Posted tagged ‘assessment’

Completing the Leadership Assessment

June 29, 2010

As with all interviews, and particularly interviews of this type, the key is to get to know the candidate. Therefore, as the interviewer, you must be engaging and energetic. Yet, you must also be a good listener.

Always take notes during the interview. It will allow you to “mentally record” the candidate’s responses and then review the comments as a collective conversation to give you a broader perspective of the candidate’s philosophies. Look for consistencies as much as you look for inconsistencies. At this level of experience, past performance is truly indicative of future performance.

Taking notes also help to prevent blurring the candidates. Often, candidates share similar philosophies in certain areas. Remember, though, that it is the total package that you are engaging, so the intersection and amalgam of a candidate’s management philosophies are critical to your assessment.

So in the end, what was the value of the leadership profile assessment? After all I was not familiar with the company and its needs other than a cursory understanding.

There were several values.

Because, I was not attached to the outcome of the interviews and would not have to contemplate working with the winning candidate on a daily basis, I was able to retain objectivity more easily.  I found this liberating as it allowed me to assess leadership styles more openly.

Second, the context of my assessment could be a little less traditional. I was able to identify the various leadership styles and my presentation to my client could be couched in a more meaningful and, I believe, more elegant way.

That is, I was able to answer a couple of core questions.

  • Does the candidate understand the leadership role?
  • Does the candidate understand strategy, tactical planning and what is necessary to run an organization?
  • What is the candidate’s leadership style? (My client could then decide if it fit the “heart of the assignment.”)

Somewhat surprisingly – at least to me, the five candidates represented five different management styles. And each of these styles would be appropriate in a particular situation.

This reaffirmed to me the very first lesson of interviewing – you must understand the heart of the assignment before beginning this process.

Hiring Leadership

June 13, 2010

When you think about it, the amount of time devoted to the hiring process is pretty insignificant. This is ironic given that it is one of the most critical decisions made at any company.  Perhaps, there are a few hours, or at best, a few days devoted to screening, interviewing and reference checking.

The process really cries out for a method – some way of determining whether the individual was appropriate for the position and for the culture. Such an opportunity presented itself in recent weeks and it afforded me the opportunity to create such an approach.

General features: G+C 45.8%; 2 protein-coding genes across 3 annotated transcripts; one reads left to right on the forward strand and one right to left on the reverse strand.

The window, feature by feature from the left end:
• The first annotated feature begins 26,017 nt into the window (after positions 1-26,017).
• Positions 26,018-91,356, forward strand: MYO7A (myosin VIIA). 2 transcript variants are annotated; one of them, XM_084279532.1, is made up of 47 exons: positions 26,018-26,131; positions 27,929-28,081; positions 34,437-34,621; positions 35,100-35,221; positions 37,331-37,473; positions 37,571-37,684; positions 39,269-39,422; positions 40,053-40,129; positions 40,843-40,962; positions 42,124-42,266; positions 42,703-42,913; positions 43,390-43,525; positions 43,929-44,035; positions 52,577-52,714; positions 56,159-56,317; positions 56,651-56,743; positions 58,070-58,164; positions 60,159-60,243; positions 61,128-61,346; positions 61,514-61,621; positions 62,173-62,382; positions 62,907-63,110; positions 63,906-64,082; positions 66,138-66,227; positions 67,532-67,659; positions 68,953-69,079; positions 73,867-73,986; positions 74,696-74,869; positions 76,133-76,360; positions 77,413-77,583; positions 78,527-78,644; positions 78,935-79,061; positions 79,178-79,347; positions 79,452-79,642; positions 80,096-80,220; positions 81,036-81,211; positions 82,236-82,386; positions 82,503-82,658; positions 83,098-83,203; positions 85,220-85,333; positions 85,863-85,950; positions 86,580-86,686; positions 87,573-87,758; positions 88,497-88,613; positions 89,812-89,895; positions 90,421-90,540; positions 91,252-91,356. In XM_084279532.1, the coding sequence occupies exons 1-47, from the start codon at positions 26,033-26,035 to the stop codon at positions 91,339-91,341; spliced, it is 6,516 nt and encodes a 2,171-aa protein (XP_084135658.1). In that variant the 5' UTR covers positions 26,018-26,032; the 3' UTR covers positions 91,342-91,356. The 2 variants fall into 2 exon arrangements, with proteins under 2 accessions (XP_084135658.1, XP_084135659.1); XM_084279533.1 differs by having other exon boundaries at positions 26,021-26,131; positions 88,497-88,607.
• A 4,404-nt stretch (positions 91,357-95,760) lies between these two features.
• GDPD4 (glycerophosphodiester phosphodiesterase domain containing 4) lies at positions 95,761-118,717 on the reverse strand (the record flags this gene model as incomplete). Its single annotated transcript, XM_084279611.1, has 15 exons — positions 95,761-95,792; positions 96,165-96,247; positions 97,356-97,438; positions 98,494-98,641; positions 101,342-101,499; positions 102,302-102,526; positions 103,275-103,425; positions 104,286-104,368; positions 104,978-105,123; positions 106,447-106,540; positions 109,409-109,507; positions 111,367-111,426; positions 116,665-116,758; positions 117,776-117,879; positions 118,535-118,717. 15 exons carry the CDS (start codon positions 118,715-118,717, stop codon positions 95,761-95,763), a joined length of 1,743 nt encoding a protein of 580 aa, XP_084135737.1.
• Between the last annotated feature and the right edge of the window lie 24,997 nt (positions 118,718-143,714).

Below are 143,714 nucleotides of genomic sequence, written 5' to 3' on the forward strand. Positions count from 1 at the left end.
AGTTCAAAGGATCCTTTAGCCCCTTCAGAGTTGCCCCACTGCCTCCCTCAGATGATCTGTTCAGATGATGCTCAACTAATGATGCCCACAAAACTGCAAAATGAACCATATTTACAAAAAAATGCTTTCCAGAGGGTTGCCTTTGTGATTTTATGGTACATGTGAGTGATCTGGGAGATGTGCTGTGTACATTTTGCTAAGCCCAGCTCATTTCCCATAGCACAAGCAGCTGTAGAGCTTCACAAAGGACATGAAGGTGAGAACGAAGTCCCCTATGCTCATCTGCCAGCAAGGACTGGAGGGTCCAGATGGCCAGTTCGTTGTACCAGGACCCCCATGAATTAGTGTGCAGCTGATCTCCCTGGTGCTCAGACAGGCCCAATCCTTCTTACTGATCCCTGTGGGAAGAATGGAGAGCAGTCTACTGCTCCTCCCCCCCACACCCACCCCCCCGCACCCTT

I have always found that having multiple people interview a candidate is extremely important. Everyone has “blindspots,” areas that are not important to them or areas that they are willing to gloss over. Multiple interviewers tend to mitigate this problem and force dialogue during the assessment process.

A COO recently invited me to participate in the selection of a new leader for one of his operating companies. In order to gain as close to a full perspective of the candidates, it was agreed that his focus would include prior industry work experience. The dimension that I hoped to contribute was an assessment of managerial style and knowledge in what was important in running a company

To prepare for my role in the interview, I organized this plan.

  1. Pre-work
  2. Deciding what to evaluate
  3. Building a way for capturing the information
  4. Designing the interview questions
  5. Preparing the introduction so that the interviewee can be engaged and comfortable
  6. Providing the assessment

The pre-work stage was devoted to understanding what the company provides, the culture of the company, the background of the candidates and what the heart of the assignment was.

Understanding the “heart of the assignment,” is perhaps the most critical element in this stage. Every leadership style has its place. A young team may need a patient mentor. A seasoned team may need an expert guide. An undisciplined team might do best with a firm leader dedicated to creating structure. In short, when looking for a leader, the answer to who is the right candidate is often, “it depends…”

In the next post, we’ll continuing reviewing these stages.


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